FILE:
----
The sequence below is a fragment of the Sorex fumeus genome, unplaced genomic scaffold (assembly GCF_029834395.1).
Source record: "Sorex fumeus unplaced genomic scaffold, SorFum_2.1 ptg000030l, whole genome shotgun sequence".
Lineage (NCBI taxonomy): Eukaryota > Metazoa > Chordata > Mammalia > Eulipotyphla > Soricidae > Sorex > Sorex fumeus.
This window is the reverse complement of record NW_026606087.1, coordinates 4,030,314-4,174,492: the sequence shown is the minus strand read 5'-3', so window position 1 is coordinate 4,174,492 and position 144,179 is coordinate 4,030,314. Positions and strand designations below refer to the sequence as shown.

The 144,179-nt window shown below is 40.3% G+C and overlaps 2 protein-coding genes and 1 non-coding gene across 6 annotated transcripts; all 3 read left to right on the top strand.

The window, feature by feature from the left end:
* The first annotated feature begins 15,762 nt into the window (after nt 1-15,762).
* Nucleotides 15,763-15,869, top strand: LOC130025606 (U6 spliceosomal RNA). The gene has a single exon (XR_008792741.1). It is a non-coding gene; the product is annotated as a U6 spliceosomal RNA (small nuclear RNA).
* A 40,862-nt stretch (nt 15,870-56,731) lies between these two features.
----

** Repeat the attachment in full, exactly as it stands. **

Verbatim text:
The sequence below is a fragment of the Sorex fumeus genome, unplaced genomic scaffold (assembly GCF_029834395.1).
Source record: "Sorex fumeus unplaced genomic scaffold, SorFum_2.1 ptg000030l, whole genome shotgun sequence".
Lineage (NCBI taxonomy): Eukaryota > Metazoa > Chordata > Mammalia > Eulipotyphla > Soricidae > Sorex > Sorex fumeus.
This window is the reverse complement of record NW_026606087.1, coordinates 4,030,314-4,174,492: the sequence shown is the minus strand read 5'-3', so window position 1 is coordinate 4,174,492 and position 144,179 is coordinate 4,030,314. Positions and strand designations below refer to the sequence as shown.

The 144,179-nt window shown below is 40.3% G+C and overlaps 2 protein-coding genes and 1 non-coding gene across 6 annotated transcripts; all 3 read left to right on the top strand.

The window, feature by feature from the left end:
* The first annotated feature begins 15,762 nt into the window (after nt 1-15,762).
* Nucleotides 15,763-15,869, top strand: LOC130025606 (U6 spliceosomal RNA). The gene has a single exon (XR_008792741.1). It is a non-coding gene; the product is annotated as a U6 spliceosomal RNA (small nuclear RNA).
* A 40,862-nt stretch (nt 15,870-56,731) lies between these two features.